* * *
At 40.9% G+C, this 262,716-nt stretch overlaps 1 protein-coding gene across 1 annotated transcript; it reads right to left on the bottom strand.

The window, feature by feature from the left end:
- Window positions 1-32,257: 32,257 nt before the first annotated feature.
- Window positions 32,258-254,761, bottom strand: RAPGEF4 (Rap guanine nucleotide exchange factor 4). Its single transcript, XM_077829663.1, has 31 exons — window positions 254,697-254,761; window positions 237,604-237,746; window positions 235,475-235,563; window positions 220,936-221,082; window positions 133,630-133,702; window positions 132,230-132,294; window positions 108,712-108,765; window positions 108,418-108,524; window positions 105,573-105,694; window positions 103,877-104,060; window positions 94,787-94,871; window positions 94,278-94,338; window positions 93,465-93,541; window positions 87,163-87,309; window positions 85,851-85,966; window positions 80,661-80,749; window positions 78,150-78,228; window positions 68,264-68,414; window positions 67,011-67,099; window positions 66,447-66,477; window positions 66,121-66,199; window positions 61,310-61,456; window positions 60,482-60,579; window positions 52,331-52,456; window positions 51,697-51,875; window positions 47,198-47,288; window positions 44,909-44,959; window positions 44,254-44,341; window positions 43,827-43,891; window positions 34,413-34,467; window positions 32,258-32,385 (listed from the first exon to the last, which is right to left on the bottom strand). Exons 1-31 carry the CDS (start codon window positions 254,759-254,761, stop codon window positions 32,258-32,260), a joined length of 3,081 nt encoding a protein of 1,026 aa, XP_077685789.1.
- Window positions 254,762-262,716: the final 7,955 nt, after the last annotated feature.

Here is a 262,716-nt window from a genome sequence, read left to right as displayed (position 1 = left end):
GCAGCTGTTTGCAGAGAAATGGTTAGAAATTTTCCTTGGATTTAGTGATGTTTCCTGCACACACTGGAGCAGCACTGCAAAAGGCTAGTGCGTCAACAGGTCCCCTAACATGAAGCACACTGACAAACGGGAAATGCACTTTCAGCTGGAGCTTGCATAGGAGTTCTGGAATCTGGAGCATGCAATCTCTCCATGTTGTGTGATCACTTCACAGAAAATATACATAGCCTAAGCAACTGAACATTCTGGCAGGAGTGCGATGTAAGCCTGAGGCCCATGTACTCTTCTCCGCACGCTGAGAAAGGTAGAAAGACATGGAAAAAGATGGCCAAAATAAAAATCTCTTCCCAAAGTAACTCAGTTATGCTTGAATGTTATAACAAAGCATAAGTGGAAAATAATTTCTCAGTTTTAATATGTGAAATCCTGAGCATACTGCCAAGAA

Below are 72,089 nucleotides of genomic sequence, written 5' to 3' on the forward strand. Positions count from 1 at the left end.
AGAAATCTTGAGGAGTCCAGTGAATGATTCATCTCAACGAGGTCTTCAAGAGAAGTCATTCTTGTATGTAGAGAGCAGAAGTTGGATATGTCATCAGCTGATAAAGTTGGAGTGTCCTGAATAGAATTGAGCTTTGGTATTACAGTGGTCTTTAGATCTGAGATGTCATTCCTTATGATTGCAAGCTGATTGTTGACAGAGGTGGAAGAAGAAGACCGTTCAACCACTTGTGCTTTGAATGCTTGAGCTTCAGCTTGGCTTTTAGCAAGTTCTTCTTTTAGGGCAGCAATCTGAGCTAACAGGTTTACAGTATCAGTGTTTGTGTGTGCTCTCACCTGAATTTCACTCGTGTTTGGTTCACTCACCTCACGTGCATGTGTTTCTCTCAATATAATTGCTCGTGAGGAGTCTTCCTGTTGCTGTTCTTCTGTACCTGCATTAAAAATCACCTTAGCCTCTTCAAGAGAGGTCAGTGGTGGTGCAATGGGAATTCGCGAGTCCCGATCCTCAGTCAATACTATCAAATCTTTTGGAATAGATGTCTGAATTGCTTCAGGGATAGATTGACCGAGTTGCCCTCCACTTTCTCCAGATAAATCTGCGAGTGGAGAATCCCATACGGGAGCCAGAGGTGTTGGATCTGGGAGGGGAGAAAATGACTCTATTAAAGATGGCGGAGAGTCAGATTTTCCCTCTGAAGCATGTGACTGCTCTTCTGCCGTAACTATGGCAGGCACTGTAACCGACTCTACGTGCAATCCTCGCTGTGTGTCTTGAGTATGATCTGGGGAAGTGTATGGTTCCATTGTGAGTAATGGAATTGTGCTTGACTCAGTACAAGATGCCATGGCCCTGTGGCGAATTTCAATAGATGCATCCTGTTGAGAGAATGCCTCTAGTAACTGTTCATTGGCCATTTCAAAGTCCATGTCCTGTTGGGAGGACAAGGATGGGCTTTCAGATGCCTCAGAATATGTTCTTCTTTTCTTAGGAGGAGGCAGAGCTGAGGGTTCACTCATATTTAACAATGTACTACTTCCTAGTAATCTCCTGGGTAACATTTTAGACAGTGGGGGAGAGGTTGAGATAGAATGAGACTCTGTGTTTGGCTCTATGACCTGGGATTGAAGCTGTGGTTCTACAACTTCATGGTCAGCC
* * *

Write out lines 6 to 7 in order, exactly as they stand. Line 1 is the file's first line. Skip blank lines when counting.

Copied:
Here is a 262,716-nt window from a genome sequence, read left to right as displayed (position 1 = left end):
GCAGCTGTTTGCAGAGAAATGGTTAGAAATTTTCCTTGGATTTAGTGATGTTTCCTGCACACACTGGAGCAGCACTGCAAAAGGCTAGTGCGTCAACAGGTCCCCTAACATGAAGCACACTGACAAACGGGAAATGCACTTTCAGCTGGAGCTTGCATAGGAGTTCTGGAATCTGGAGCATGCAATCTCTCCATGTTGTGTGATCACTTCACAGAAAATATACATAGCCTAAGCAACTGAACATTCTGGCAGGAGTGCGATGTAAGCCTGAGGCCCATGTACTCTTCTCCGCACGCTGAGAAAGGTAGAAAGACATGGAAAAAGATGGCCAAAATAAAAATCTCTTCCCAAAGTAACTCAGTTATGCTTGAATGTTATAACAAAGCATAAGTGGAAAATAATTTCTCAGTTTTAATATGTGAAATCCTGAGCATACTGCCAAGAA